This makes it easy to *recite*, and it comes out like:
"The first times the derivative of the second plus the second
times the derivative of the first." --- or maybe:
"first-D-second-plus-second-D-first" for short.

The point is that by using "first" and "second"
instead of random symbols like "u" and "v" (a
popular choice), the statement of the rule *tells you what to
do*.

* Example.* Compute .

Note: In problems like this, you don't need to multiply answers out unless you're asked to.

The following picture shows why the Product Rule works.

If I change by a small amount and by a small amount the change in the product is

However, the last term is a product of two small numbers, which is
*very* small compared to the other two terms. I may neglect
it, and I obtain

Now divide by to pass to rates of change. Here's the formal proof using limits.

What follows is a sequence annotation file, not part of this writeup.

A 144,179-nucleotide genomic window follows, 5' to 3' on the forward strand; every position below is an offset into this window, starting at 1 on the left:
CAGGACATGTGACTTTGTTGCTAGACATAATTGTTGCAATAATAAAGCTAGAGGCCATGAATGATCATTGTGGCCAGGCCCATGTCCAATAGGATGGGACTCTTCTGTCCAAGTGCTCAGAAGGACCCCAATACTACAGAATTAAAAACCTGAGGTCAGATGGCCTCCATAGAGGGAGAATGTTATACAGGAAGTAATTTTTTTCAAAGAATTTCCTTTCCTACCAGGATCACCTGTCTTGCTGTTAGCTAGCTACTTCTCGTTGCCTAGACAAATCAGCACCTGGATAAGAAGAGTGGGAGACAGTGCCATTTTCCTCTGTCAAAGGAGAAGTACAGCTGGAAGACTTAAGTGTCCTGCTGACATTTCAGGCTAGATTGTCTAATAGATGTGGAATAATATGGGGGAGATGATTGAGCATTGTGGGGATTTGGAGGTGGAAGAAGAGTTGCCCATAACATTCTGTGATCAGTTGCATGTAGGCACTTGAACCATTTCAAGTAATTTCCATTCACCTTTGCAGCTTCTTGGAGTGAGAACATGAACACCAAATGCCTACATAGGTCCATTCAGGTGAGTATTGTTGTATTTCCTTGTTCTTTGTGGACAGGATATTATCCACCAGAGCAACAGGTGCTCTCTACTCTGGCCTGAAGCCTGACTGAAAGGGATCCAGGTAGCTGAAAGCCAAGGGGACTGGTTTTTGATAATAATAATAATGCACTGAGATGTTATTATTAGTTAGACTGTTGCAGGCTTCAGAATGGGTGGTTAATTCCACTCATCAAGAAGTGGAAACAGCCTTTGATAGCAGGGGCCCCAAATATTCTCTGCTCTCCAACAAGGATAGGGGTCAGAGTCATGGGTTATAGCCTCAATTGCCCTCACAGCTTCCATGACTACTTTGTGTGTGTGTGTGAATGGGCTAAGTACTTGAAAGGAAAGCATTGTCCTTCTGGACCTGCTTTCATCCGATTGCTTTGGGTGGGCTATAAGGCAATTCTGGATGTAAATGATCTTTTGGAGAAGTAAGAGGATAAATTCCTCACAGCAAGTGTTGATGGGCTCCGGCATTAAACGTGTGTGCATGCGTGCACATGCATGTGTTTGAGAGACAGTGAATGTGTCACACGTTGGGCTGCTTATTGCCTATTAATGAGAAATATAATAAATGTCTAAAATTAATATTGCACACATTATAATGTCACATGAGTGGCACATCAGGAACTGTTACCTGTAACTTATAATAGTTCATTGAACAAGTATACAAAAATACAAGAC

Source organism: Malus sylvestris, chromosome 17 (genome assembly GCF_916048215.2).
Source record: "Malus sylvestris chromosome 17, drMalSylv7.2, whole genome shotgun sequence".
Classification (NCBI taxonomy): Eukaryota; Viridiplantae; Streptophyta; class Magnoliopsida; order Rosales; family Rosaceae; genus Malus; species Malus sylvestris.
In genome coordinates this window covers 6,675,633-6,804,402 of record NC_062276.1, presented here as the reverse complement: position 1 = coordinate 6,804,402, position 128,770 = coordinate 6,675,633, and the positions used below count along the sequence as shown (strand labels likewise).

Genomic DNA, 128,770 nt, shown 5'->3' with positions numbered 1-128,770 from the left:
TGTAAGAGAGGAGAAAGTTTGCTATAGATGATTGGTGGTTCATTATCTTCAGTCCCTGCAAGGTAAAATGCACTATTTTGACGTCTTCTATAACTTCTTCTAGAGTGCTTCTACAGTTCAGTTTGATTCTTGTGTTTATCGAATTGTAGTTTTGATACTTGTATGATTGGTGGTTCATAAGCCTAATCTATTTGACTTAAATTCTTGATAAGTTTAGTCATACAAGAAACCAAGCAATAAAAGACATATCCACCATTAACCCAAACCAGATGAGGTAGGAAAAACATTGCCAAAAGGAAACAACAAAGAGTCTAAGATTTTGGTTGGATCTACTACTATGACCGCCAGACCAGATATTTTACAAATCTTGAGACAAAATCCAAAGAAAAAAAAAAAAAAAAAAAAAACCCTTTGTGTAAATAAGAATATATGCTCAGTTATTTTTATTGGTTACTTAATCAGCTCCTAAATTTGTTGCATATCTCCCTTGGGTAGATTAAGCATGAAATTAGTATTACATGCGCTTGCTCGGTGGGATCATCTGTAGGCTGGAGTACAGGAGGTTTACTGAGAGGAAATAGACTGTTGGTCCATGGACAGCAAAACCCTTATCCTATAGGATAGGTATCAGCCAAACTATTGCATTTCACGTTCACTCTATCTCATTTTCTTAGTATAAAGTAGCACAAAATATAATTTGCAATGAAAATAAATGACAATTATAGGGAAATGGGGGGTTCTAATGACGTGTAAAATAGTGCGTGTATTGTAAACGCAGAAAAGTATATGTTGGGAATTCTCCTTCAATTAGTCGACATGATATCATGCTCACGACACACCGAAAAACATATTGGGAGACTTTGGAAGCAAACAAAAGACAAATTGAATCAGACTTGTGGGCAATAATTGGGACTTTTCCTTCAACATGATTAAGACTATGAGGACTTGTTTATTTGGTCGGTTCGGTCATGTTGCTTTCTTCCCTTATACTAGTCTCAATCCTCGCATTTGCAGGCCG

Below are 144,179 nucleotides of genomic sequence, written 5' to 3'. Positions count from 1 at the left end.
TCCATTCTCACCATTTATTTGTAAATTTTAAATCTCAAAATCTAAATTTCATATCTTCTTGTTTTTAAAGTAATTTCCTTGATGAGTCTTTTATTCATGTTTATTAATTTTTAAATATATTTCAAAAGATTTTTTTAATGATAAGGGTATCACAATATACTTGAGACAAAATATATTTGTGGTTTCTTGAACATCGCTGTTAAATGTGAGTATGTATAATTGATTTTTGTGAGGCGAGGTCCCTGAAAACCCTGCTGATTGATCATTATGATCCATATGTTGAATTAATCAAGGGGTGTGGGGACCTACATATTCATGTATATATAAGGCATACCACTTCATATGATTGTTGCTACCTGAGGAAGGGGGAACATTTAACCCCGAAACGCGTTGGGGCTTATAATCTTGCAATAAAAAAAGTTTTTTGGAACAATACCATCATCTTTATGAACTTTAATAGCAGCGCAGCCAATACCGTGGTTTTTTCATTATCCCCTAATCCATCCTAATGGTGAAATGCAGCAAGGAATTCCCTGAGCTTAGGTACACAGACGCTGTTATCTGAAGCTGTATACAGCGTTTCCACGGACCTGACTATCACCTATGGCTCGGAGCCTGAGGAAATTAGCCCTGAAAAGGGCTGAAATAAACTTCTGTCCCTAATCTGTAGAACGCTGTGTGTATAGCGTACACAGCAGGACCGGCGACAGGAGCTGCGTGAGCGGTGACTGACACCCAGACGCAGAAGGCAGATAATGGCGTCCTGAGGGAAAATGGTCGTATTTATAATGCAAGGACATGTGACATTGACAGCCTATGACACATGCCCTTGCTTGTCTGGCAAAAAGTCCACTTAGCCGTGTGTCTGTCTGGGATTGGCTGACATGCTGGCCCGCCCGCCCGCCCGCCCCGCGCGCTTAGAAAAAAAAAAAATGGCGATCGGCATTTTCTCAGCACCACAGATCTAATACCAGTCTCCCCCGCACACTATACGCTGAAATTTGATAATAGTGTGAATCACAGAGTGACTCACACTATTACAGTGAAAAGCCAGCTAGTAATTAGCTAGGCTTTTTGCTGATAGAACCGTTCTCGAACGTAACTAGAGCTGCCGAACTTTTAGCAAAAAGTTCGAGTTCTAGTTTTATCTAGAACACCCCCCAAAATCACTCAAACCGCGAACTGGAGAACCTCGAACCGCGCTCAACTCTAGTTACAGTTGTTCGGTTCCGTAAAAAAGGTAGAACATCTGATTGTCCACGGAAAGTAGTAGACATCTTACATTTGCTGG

* Proof.* (Product Rule)

I'll give the next rule in a form that makes it easy to
*recite*, as I did with the Product Rule.

6. (* The Quotient Rule*)

Some people prefer "hi" and "lo", Take your pick.

* Example.* (a) Compute .

(b) Compute .

(a)

(b) If either the top or the bottom is just a *number*, it is
better *not* to use the Quotient Rule. If the number is on the
bottom, you can divide:

I'll note now that if the number is on the top, you can use

You shouldn't memorize this formula; it's a special case of the * Chain Rule*, which I'll talk about later. But in
case you want to try it, here's an example:

Sometimes it's useful to express the differentiation rules using the "prime" notation. Here are the rules for sums, products, and quotients:

(a) (Sums) .

(b) (Products)

(c) (Quotients) .

* Example.* Suppose f and g are differentiable